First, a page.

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I am using Tastypie for our API and one endpoint needs to show a list of places in specific categories. That part is easy:

class PlaceResource(ModelResource):
    class Meta:
        queryset = Place.objects.all()
        filtering = { 
            'category': ALL
        }

But say I have a limit = 100, I would like to get an even number of places from each category.

Example:

/api/places/?category=1&category=2&category=3&category=4

Should give me 25 places from each category 1, 2, 3 and 4.

I know I can use SQL to do so, but how is that done in an optimal way?

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You can certainly do it in SQL. Doing it efficiently will be another matter. The obvious solution is a UNION ALL of four subqueries, each with LIMITs. That won't be pretty as the number of requested categories grows, though. –  Craig Ringer Nov 19 '12 at 13:06
1  
How would you deal with a case where only 20 rows are found for category 1? –  Erwin Brandstetter Nov 19 '12 at 13:45
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1 Answer

Say, we have a table:

CREATE TABLE place (
   place_id serial primary key
 , place    text
 , cat_id   int);

Test setup on sqlfiddle.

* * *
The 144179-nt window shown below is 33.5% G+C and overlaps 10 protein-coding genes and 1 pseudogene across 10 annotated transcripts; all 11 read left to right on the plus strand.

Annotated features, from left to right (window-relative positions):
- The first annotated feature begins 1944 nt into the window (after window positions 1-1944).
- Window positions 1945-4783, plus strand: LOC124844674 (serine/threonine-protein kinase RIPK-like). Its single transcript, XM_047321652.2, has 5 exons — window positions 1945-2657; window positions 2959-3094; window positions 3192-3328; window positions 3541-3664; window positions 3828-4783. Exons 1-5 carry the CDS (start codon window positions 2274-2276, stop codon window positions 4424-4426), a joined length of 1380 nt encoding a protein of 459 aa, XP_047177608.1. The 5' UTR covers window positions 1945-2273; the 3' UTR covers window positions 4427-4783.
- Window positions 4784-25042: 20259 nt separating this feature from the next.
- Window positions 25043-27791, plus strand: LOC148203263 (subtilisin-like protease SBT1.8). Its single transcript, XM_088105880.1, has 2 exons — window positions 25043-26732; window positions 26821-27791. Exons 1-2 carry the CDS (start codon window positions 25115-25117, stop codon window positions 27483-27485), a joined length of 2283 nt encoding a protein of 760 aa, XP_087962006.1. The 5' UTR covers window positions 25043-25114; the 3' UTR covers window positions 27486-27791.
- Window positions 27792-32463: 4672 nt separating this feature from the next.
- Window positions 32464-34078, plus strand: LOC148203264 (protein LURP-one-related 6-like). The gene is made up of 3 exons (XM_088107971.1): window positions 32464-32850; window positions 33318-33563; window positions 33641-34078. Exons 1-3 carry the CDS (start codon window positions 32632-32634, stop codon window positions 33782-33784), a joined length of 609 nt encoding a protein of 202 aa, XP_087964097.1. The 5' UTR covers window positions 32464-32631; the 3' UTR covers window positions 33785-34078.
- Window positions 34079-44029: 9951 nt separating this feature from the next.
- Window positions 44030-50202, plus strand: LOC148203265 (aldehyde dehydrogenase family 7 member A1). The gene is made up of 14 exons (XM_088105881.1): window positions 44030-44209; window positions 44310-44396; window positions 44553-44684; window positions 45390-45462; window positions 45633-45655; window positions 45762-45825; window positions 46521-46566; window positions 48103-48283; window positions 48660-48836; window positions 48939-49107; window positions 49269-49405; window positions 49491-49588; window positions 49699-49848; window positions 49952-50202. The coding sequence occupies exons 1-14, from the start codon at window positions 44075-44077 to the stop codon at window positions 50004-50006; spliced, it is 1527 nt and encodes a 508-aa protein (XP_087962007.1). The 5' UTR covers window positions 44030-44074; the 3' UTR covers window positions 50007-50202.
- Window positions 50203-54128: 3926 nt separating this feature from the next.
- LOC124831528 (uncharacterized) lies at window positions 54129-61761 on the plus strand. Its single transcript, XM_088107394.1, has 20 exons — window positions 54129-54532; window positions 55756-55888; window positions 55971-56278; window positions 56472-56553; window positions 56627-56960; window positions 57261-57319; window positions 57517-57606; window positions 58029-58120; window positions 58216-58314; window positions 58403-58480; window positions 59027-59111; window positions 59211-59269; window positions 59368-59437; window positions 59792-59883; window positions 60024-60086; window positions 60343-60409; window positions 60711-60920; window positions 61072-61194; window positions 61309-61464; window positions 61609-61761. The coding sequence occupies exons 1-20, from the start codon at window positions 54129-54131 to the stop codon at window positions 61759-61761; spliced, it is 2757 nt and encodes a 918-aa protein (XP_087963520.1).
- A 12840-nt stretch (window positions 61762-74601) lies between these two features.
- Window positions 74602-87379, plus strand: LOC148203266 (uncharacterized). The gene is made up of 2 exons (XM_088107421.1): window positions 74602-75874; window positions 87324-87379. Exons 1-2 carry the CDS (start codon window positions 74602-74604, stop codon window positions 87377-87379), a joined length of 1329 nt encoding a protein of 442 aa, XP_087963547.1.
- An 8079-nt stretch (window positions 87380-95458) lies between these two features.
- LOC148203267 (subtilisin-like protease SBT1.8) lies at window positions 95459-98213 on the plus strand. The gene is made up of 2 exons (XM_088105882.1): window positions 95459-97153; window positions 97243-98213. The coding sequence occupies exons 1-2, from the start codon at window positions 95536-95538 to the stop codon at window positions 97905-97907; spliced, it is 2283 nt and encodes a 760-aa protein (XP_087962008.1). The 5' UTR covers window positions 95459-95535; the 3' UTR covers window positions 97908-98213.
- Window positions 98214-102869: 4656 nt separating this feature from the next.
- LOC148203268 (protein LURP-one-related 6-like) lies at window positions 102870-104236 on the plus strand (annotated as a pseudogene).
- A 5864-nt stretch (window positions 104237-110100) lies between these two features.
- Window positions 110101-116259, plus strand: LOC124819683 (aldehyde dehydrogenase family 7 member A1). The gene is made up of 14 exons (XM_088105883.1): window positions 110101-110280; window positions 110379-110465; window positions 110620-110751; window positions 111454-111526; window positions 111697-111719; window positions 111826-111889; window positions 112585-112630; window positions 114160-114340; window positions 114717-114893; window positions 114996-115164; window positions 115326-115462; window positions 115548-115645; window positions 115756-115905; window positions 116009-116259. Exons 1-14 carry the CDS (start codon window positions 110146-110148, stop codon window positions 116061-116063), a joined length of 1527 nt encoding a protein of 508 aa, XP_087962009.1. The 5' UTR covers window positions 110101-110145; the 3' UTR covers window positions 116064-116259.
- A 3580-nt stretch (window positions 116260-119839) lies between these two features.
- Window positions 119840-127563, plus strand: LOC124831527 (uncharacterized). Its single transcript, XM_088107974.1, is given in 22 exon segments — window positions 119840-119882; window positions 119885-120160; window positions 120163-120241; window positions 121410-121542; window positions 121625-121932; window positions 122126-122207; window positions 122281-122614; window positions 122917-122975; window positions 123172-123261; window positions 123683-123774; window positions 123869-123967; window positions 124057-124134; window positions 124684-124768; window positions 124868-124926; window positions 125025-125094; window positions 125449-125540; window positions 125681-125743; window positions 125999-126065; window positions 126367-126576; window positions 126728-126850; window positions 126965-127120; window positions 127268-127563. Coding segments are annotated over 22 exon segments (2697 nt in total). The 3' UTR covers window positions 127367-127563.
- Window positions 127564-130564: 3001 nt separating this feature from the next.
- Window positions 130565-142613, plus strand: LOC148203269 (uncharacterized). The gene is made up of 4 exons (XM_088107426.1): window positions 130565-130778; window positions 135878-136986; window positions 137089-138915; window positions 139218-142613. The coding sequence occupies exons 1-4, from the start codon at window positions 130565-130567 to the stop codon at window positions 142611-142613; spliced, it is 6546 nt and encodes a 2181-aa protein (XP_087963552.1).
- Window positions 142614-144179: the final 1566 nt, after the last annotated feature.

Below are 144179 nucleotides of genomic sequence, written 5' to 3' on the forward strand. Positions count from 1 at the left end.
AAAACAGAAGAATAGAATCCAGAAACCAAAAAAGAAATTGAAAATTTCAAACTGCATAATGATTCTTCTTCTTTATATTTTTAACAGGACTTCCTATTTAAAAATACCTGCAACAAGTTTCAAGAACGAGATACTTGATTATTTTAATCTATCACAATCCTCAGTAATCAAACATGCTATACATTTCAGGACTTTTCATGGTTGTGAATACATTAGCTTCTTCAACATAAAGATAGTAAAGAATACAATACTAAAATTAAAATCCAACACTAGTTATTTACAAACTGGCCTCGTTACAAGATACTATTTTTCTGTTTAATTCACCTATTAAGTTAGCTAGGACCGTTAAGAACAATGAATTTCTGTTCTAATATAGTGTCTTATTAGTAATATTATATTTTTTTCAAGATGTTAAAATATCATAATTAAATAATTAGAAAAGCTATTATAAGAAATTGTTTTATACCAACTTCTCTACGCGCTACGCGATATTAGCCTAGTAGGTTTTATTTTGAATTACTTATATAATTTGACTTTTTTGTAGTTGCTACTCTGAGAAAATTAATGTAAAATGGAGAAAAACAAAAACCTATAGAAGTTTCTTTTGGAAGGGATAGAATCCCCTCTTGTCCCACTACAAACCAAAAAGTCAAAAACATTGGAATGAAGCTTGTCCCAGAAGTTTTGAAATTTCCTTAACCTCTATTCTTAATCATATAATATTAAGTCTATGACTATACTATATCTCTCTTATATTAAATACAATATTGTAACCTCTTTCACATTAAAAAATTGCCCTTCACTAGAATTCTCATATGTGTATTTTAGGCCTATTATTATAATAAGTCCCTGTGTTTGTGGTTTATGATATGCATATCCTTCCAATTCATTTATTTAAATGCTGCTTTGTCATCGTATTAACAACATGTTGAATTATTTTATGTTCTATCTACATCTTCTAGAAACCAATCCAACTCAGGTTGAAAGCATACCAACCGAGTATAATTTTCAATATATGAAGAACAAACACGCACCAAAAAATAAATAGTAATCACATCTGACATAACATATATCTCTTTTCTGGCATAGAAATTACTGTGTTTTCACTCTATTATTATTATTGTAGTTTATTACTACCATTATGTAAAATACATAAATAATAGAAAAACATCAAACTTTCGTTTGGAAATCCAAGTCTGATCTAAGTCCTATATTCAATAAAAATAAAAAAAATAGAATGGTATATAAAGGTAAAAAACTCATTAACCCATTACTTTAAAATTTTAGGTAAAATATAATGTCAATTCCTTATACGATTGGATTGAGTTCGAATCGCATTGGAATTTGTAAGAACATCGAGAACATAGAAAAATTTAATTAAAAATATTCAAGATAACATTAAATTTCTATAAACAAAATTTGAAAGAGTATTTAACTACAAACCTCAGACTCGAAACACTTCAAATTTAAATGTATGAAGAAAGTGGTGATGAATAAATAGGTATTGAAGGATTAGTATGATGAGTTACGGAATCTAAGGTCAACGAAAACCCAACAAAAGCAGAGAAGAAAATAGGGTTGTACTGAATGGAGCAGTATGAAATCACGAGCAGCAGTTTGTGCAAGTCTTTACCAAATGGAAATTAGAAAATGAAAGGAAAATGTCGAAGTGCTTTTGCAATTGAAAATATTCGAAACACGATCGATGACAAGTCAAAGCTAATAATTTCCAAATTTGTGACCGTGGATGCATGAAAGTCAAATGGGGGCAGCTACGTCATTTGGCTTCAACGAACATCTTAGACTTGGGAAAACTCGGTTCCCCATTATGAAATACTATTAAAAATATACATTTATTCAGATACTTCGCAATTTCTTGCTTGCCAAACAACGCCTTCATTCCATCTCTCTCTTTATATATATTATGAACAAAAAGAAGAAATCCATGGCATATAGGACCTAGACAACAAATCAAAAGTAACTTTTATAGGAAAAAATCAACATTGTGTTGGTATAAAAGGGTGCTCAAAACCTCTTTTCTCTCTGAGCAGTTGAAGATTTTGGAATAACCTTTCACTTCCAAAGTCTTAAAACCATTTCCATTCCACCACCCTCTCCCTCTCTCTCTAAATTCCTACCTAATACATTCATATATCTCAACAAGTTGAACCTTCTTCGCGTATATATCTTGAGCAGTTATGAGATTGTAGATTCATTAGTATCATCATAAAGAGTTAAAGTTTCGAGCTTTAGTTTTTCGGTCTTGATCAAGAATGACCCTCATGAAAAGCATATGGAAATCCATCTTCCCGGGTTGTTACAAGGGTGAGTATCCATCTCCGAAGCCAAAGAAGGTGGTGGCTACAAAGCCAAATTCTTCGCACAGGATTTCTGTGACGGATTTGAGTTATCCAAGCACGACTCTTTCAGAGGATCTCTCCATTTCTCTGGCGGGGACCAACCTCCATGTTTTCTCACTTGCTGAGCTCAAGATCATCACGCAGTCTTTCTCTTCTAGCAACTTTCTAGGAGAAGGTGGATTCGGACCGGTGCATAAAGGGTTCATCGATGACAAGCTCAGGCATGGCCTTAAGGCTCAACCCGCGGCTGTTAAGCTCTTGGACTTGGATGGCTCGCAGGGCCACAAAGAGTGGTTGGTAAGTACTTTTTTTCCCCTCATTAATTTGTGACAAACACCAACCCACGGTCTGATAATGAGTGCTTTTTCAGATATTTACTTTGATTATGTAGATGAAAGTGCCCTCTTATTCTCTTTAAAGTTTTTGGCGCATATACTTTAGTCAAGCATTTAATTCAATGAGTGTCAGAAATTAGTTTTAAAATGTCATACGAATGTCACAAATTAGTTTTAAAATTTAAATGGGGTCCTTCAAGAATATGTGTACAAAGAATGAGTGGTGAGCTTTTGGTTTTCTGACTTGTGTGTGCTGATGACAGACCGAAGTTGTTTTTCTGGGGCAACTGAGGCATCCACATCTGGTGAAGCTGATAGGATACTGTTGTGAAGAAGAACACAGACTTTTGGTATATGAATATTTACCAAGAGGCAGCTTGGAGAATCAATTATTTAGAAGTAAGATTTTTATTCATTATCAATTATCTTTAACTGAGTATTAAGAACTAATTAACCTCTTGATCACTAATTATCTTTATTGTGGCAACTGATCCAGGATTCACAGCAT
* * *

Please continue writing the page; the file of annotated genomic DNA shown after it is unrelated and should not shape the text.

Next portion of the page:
You would profit from an index on category like demonstrated in the setup.

Basically, I see two different ways:

row_number()

WITH x AS (
    SELECT *, row_number() OVER (PARTITION BY category) AS rn
    FROM   place
    WHERE  category IN (1,2,3,4)
    )
SELECT place_id, place, category
FROM   x
ORDER  BY rn
LIMIT  100;
  • Besides being rather elegant, the only part where this query gets longer with more categories is the IN clause.
  • No need to calculate the share for each category, that happens automatically.
  • If there are fewer rows for a category than its share would be, the rest is filled with the other categories in equal shares.

UNION ALL

(SELECT * FROM place WHERE category = 1 LIMIT 25)
UNION ALL
(SELECT * FROM place WHERE category = 2 LIMIT 25)
UNION ALL
(SELECT * FROM place WHERE category = 3 LIMIT 25)
UNION ALL
(SELECT * FROM place WHERE category = 4 LIMIT 25);
  • This is primitive and very fast, but gets longish (though not slow) for many categories.
  • Use UNION ALL, not UNION.
  • Parenthesis around each leg of the UNION query are needed to apply LIMIT.
  • You need to calculate the share for each category, and decide how to split fractional shares.
  • If there are fewer rows for a category than its share would be, you get fewer rows out of the query.
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